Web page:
Question of the day: “When did we hit August?”

I love summer. Summertime and the living’s easy as Ella Fitzgerald sings. I don’t really enjoy the massive heat wave which has taken over the East coast area, but we have sought relief at our local pool. Jonah, my anxiety riddled son, has left getting his swim band until the last minute. The last minute being August. A swim band grants children at our local pool under the age of 14 access to the slides, the deep end, the beloved rope swing. For some reason, he delayed his band test this year even though he has taken it for the last three years and passed it each time.

“I just don’t understand this level of anxiety,” my husband says as he picks up his comic book. “He’s already passed it.”

While waiting for the appointed swimband testing time, Jonah paces back and forth between the table and my beach chair. Each time he pulls on my wrist to check the time.

Photo by Juan Salamanca on

“You know there is a huge clock on the wall,” I tell him as I pull my arm back to my book. The sudden motion causes the dragonfly, which was perched on top of my page, to fly away again.

“Yes, Mummy,” he says with his fake British accent. He has started using this when he is annoyed with me but is still forced to address me.

“Yes, Mummy, I will stop my game and help you set the table.”

“No, Mummy, I have not yet taken my vitamins. I am busy.” He also says “vita-mins” with a pause and a short “a” sound, mimicking he English pronunciation he has heard on one of his Youtube channels.

“Jonah, why are you so nervous? You have already done this, buddy?”

“I know,” he responds, “but don’t you remember when Frank didn’t pass last year. It was horrifying.” He wasn’t wrong. Watch his buddy Frank getting pulled from the water by a lifeguard in front of ten other kids struggling to stay afloat looked like a scene from Titanic.

“You’ll be fine. Do you want one of us to go over with you?” He shook his head.

“No, I got this.” But his continued pacing was seriously raising my anxiety level. It was all I could do to keep from pacing with him as I watched as a sixteen year old girl brought over the clipboard and a large box filled with the coveted swimbands. It is weird to think that a girl this young could have so much power. “Well, I better go over. It looks like the lifeguard is starting to set up.”

“It doesn’t even matter if he passes,” my husband says as he flips his page as Jonah moves out of earshot.

“What do you mean?” I aks. “Of course it matters.”

Photo by Juan Salamanca on

“He will just keep on swimming in the other end of the pool like he has done all summer.” He is right. It’s not like Jonah’s failure is going to follow him through life or destroy his chances of entering college, but I am nervous all the same. I watch has the group of kids stand on the edge of the pool down at the deep end. The lifeguard blows the whistle and they all jump in to begin treading water for one full minute. The stages of the bandtest are pretty straightforward: tread water for a minute, swim from one end of the pool to the other, float on your back for 30 seconds.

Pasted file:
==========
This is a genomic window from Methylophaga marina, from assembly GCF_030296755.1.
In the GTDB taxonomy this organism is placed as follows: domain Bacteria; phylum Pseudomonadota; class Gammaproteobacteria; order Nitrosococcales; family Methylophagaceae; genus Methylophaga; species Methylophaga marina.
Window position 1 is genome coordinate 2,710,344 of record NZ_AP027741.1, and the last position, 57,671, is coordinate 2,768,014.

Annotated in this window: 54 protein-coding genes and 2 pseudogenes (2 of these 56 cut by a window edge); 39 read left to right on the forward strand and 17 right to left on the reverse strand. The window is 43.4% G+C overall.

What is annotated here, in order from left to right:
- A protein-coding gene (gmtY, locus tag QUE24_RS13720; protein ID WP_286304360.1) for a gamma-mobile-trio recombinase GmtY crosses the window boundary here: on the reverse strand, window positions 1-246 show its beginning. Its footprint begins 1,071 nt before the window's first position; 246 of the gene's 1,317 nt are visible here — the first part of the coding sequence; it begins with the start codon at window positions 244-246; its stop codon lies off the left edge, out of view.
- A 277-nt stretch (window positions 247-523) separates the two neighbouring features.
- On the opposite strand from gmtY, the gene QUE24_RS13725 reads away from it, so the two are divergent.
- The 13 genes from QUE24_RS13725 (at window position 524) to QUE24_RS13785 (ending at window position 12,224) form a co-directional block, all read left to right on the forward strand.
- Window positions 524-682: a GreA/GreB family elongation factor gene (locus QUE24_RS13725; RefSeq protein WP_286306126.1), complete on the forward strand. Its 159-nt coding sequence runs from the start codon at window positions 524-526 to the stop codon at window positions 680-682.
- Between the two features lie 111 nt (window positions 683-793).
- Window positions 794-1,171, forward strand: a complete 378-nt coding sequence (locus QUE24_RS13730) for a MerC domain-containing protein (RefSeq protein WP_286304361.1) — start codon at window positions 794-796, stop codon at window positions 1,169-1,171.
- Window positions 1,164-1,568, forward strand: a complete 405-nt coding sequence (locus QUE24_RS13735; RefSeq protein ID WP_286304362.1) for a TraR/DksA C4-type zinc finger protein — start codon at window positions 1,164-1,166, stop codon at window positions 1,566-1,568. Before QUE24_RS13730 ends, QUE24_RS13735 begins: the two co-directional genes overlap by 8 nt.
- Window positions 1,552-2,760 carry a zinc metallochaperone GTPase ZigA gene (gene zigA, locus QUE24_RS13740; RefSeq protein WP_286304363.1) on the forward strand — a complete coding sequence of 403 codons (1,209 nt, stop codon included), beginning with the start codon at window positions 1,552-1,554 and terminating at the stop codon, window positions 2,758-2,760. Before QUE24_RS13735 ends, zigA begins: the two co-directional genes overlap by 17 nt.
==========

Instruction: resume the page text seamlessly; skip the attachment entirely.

The first few years at the pool we couldn’t even get Jonah to agree to take it. Three years ago, he final agreed, but a failure now may derail any chance of his taking it again in the future. He could be a twelve year old who could not legally swim in the deep end. Within a few seconds I watched as lifeguards plunged in to help some of the swimmers. There was no way to tell if it was Jonah. I could not identify him among all of the bobbing heads.

A minute or so later, I saw him walking back. “Oh, look,” Cole said smiling, “he did it.” One his wrist there was a black band, but I could tell by his walk he was not entirely happy.

“See, what did I tell you,” my husband said. I sighed and shifted my book closed so I could hear all about his victory.

“So, buddy, it looks like your efforts paid off,” I said as he neared. Dripping wet, he held up his arm.

“It was really tough, Mom. I didn’t think I was going to make it. They started pulling kids out and it was only me and one other kid,” his words came out sporadically because he was now suddenly out of breath.

“Wait, out of all of those kids, only you and one other kid passed?” The sudden realization that so many other kids failed increased my nervousness and pride. “So,” I said smiling. “See you did it. You thought you weren’t going to make it and you succeeded. I am so proud of you. You did a hard thing and it turned out really well.”

“Yeah,” he responded looking down at the grass. “When are we leaving, Mummy?”

And this is why summer days are the best…

Photo by Sarah Schorer on